In our last Gear In 60 Seconds video, I talked about my travel grip kit. Here’s an episode of GearIn60 that discusses the lightweight LED lighting kit that I use with my grip kit. I’ve included links below to each piece in the kit, if you are interested in building a similar kit of your own. Watch below…

Gear In 60 Seconds – Travel Lighting Kit from FreshDV on Vimeo.

I’ve been loving shooting with these affordable ePhoto LED lights. You can find them branded through other companies as well, but they all seem to be based on the same design (CN600), and are commonly available for around $300 on Amazon and eBay. They aren’t perfect, as all things in life, you do get what you pay for…certainly the more expensive LitePanels brand LED 1×1 lights will give you a little better build quality and improved color accuracy. Indeed, one issue with these cheap heads is a green spike in the color temperature. But if you use them with the included minus green filter (magenta gel), you’ll find them to work well, very close to daylight balanced when corrected.

I have a set of two 600 LEDs, and use them often as key + rim for single-person talking-head interviews. I’m using a Lowel 250w generally as my background light, but will be adding a 3rd and 4th LED head to my kit soon. I generally use my Road Rags diffusion frames to turn the key LED into a softer source, and position that very close to my subject, about 2-3 feet away, just out of the camera frame. If I need to reduce contrast, I’ll position a RoadRags frame with reflector material just off the subjects cheek opposite the key, and fill in some of those shadows with bounce. Or you can use the black flag material in your frame to increase contrast the same way. The rim/backlight LED light is generally undiffused and I choke it down a little with the LED barn doors. If you get the battery-powered versions, they will run off a 14.8v V-mount battery (and RED bricks will do the trick), so if you are without power or in a run-n-gun situation you can handle that. And of course you still have the AC adapter for power. Speaking of, their AC adapter plugs are not really production-ready…I am just waiting for one of mine to get trashed on set. Way too weak of a design. So I’m looking for a more robust 3rd party power adapter to replace them with. Again, you get what you pay for.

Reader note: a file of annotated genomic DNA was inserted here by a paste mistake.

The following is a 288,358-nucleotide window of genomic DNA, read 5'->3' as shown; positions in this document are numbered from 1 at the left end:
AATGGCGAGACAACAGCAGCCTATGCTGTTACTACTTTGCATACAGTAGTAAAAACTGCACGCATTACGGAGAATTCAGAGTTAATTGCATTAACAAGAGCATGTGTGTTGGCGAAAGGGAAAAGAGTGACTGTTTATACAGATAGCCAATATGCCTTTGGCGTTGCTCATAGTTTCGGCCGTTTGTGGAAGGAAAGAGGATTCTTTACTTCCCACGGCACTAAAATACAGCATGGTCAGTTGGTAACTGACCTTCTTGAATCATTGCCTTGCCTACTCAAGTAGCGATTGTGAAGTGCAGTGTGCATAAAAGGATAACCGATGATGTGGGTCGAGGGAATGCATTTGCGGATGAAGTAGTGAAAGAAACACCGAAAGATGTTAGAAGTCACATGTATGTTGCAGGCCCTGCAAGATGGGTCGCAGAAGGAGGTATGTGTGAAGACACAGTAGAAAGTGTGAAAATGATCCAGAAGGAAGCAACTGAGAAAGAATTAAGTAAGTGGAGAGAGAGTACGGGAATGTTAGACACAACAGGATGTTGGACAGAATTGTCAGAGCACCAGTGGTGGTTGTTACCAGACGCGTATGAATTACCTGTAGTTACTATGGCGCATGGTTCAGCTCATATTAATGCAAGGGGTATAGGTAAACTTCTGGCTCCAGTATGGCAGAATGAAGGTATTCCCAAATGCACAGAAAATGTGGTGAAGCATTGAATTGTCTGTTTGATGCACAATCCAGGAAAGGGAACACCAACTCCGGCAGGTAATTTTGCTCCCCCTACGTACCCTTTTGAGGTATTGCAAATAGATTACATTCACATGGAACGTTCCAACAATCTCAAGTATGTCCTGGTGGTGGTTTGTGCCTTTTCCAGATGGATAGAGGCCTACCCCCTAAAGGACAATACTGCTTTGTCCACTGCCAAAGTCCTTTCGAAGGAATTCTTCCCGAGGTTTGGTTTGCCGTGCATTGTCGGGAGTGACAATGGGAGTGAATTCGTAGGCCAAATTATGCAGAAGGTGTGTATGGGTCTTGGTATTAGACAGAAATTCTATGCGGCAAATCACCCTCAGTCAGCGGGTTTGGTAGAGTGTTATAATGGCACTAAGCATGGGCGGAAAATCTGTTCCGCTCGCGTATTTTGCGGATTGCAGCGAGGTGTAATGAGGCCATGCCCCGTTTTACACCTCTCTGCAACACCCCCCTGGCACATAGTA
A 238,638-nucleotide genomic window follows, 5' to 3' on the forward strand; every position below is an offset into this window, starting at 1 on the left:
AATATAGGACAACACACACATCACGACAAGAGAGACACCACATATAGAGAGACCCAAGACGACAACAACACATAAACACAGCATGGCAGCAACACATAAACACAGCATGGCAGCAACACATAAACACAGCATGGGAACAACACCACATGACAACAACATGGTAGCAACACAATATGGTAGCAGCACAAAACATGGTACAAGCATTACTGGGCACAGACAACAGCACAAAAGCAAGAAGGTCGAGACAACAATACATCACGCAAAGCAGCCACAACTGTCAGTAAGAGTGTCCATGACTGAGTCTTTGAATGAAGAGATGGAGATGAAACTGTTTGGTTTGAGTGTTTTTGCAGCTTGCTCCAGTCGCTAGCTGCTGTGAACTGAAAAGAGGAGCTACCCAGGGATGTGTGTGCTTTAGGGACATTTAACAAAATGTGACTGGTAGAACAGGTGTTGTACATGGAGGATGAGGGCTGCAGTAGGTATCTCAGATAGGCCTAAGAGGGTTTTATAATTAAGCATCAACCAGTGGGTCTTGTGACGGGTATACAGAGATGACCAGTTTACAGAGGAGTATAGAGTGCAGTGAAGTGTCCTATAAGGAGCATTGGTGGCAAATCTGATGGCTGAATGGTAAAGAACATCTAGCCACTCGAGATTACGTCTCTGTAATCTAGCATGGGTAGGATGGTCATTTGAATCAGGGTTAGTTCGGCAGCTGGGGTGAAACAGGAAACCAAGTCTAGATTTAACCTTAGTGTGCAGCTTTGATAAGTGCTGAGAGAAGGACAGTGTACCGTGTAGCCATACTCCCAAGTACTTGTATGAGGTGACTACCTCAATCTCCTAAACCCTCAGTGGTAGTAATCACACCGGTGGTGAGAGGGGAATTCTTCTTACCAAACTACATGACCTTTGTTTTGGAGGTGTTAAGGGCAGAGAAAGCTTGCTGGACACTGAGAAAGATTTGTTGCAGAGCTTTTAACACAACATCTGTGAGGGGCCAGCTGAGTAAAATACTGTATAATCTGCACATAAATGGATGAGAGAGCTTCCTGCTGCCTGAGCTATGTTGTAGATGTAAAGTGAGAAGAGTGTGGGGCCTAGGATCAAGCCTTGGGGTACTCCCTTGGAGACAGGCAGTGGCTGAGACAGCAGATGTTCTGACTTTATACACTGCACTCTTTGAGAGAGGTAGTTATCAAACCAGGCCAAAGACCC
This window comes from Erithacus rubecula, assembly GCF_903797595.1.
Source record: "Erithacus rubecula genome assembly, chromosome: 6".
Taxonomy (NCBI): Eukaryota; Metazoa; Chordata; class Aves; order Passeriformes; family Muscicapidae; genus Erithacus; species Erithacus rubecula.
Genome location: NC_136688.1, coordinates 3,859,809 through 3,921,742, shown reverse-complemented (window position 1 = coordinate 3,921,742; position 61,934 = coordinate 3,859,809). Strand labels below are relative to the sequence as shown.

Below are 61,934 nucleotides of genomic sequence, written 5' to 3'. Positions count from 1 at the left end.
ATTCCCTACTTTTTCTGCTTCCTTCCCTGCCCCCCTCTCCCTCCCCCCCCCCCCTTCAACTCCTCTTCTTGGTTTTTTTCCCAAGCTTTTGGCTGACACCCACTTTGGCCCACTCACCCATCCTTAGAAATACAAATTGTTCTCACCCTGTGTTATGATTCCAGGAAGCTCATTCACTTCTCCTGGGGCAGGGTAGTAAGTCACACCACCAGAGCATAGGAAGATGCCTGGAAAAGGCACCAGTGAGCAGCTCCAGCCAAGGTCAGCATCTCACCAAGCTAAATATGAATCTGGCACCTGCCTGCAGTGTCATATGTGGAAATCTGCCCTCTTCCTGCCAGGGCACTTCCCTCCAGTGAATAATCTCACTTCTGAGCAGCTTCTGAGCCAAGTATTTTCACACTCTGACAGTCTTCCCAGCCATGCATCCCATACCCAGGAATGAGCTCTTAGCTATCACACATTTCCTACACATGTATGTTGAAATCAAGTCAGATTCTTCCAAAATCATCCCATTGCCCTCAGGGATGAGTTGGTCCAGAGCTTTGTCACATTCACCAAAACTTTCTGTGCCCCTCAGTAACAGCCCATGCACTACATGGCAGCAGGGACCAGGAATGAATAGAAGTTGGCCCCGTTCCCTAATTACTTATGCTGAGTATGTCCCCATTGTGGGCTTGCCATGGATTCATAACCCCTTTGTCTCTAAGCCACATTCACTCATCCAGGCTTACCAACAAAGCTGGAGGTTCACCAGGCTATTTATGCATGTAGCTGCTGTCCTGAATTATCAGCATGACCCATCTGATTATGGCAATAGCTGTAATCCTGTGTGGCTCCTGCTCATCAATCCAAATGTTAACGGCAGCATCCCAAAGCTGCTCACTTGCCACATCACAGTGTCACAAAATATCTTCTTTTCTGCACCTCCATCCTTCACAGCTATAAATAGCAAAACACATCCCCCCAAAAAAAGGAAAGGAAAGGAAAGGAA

At approx 85%-100% power at the LED 600 key light, I can generally shoot at around f/4.0 to f/5.6 on a Canon 5D MKII DSLR, at 320 ISO and 1/50th shutter. For a camera like the EX1 or EX3, you can shoot at around F/1.9 at -3dB gain, and 1/48th shutter. For the EX, this still delivers a nice effective DOF separation from your background when you zoom in a bit. So in my opinion, the 600 LED is enough for small interview setups, but the 900 or 1200 might be more helpful when you need more stop on your lens, or wish to shoot multiple subjects at a single time. And if you are looking to shoot larger groups of people, you should also consider the 24×36″ Road Rags II kit, which offers larger diffusion frames. The original 18×24″ Road Rags kit is what I’ve got, and it’s sized nicely for a single LED light…but larger lights and more people in your frame will begin to push the limits of what it can do effectively.

Gear List:
* Pelican 0340 Cube case
* ePhoto 600 LED Light (Alternatively: ePhoto 900 or 1200 LED Lights, or LitePanels 1x1s)
* Lowel 250-watt Pro-Light
* Smooth Skin Loose Face Powder (Translucent Rice Powder)
* FilmTools KleenSlate Markers

Here’s a few set pictures from a recent interview shoot that show this LED lighting kit in use.

For more info on these cheap ePhoto LED lights, watch Caleb Pike’s review below by DSLR Video Shooter.